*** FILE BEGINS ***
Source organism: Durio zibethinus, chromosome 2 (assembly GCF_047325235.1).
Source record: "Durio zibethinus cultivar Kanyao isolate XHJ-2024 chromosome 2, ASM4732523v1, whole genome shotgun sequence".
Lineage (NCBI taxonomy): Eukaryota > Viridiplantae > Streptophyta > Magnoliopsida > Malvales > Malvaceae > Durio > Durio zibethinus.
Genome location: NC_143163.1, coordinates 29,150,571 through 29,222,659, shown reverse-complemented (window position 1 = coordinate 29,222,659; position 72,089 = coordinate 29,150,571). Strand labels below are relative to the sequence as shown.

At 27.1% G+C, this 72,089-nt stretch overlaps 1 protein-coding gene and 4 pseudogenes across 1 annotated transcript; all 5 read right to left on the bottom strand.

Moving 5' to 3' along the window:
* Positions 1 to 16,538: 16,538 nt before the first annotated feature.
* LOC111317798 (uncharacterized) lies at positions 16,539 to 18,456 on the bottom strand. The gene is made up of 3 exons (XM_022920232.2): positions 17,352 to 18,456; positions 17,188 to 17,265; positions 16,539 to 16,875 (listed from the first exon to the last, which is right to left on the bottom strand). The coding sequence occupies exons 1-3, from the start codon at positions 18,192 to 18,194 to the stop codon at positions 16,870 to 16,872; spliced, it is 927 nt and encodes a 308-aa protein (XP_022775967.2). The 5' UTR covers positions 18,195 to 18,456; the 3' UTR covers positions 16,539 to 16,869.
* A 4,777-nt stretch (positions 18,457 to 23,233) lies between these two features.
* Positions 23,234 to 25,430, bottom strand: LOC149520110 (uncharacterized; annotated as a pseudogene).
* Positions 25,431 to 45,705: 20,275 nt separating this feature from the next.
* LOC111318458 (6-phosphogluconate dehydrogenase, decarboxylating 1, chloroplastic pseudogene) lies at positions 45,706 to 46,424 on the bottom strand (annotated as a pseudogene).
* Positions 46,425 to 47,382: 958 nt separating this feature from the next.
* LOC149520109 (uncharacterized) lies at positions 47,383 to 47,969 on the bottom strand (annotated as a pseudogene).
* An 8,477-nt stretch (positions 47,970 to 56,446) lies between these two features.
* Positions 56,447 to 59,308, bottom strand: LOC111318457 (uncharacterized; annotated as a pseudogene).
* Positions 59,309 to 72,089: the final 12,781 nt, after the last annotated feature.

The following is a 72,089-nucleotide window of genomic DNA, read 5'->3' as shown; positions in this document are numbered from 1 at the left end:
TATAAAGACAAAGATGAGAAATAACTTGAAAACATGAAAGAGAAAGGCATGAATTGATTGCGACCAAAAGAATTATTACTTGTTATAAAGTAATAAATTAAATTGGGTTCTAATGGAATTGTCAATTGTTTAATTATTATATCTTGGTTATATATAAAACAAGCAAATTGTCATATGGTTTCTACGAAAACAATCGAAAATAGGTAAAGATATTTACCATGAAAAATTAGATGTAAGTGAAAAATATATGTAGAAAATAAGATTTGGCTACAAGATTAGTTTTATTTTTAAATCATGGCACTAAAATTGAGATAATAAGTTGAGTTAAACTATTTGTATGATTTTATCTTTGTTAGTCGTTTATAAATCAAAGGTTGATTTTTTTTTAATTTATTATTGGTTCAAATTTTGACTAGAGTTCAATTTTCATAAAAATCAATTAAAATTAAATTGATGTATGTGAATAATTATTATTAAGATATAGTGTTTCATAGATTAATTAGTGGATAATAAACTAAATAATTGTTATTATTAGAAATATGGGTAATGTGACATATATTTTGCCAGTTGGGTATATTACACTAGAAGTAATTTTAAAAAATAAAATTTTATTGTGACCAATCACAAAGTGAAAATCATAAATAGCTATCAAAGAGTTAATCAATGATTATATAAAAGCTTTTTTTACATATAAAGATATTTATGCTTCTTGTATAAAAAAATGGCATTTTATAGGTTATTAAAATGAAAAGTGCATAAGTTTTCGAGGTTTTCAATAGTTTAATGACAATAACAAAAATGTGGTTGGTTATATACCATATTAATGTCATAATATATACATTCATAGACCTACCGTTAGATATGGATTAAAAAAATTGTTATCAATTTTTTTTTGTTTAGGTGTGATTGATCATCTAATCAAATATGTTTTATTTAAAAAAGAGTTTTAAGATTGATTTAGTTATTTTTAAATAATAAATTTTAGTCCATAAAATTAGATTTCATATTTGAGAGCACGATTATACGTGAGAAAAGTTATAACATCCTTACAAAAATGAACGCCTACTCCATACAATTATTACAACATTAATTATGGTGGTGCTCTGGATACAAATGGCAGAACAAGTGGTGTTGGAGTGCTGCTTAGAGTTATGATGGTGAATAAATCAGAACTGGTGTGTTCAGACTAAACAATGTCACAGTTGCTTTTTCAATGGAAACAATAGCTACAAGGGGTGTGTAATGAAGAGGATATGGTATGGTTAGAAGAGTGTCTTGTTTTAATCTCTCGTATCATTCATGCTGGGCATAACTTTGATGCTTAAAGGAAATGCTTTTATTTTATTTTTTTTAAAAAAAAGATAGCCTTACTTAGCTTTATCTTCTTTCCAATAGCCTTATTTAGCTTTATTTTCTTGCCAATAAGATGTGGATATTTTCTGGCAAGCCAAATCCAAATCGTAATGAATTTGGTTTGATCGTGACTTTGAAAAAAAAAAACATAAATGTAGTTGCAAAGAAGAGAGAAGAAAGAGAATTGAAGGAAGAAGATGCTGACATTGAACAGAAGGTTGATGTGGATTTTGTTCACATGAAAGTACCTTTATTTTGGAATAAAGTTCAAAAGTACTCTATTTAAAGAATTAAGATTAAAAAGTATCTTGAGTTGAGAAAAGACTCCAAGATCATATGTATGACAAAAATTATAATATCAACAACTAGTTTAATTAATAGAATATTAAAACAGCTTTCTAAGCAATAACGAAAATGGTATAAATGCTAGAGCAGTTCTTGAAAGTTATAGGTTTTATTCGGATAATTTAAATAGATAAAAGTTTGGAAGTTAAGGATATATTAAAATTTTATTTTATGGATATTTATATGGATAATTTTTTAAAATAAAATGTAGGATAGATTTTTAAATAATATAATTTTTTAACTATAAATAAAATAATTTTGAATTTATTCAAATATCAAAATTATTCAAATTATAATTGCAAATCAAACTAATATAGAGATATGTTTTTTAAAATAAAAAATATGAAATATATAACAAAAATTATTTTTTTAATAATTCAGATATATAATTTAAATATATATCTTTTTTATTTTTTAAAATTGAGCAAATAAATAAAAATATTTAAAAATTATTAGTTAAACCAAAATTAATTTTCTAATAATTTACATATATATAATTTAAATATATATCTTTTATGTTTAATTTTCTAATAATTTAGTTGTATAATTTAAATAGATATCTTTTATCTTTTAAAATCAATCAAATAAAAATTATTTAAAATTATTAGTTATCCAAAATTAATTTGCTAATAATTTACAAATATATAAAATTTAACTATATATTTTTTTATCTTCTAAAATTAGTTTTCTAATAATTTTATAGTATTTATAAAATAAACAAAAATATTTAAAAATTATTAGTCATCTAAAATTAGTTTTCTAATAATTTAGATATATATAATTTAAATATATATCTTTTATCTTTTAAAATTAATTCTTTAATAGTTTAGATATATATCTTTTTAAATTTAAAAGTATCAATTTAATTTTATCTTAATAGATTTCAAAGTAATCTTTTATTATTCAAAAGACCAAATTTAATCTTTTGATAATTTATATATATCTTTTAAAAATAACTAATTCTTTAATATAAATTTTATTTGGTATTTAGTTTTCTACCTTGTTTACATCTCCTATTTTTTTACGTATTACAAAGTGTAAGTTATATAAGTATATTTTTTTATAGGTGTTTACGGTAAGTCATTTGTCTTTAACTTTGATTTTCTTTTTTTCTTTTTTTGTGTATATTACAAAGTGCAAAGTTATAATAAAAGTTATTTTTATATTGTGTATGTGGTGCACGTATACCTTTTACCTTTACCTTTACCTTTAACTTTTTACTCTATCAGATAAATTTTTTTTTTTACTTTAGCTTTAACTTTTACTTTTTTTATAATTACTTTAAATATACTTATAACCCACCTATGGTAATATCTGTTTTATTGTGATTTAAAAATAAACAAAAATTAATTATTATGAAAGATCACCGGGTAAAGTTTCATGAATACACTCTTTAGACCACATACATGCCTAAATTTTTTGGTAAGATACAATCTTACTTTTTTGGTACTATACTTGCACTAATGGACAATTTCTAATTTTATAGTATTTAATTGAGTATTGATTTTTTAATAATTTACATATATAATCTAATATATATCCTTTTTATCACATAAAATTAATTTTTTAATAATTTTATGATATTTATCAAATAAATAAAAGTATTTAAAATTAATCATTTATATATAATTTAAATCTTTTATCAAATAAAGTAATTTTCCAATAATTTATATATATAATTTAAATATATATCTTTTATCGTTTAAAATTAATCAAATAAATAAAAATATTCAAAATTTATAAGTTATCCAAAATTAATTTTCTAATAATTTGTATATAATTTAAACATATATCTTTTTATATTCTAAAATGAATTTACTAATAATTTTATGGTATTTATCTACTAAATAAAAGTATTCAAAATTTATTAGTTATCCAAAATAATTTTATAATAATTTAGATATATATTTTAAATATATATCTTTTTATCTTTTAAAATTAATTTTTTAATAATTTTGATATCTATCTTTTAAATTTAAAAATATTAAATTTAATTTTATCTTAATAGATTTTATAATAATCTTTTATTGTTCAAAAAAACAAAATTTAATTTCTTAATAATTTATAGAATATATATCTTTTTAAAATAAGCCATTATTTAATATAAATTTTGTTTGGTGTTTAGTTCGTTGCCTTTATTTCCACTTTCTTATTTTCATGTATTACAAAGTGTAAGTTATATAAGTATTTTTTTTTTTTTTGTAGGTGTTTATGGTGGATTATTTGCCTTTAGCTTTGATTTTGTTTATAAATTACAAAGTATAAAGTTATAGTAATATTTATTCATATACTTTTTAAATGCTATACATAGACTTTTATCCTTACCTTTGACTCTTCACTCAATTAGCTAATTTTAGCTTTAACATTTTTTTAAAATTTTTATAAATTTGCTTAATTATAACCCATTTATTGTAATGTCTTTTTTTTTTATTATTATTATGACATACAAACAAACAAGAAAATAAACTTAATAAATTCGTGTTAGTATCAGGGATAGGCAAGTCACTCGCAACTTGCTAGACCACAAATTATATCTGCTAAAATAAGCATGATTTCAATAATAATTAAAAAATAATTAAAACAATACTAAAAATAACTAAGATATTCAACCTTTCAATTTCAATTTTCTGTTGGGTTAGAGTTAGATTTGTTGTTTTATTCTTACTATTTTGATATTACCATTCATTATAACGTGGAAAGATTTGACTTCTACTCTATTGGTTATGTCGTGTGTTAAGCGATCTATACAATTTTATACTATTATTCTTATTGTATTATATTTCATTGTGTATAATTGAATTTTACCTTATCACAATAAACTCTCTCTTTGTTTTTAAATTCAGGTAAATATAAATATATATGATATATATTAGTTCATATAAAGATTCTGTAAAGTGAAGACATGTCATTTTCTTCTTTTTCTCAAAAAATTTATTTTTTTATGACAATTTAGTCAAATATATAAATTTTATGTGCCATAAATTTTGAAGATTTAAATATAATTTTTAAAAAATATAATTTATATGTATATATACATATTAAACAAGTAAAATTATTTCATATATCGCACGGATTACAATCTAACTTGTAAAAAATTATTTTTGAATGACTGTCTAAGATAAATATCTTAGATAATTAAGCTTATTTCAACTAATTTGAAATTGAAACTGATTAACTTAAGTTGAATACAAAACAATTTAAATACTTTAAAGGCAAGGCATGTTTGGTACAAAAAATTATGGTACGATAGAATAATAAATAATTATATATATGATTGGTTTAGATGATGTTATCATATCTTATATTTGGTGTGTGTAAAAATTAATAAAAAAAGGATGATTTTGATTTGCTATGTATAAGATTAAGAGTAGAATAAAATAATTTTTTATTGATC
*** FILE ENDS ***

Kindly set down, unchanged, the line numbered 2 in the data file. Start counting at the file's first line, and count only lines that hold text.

Source record: "Durio zibethinus cultivar Kanyao isolate XHJ-2024 chromosome 2, ASM4732523v1, whole genome shotgun sequence".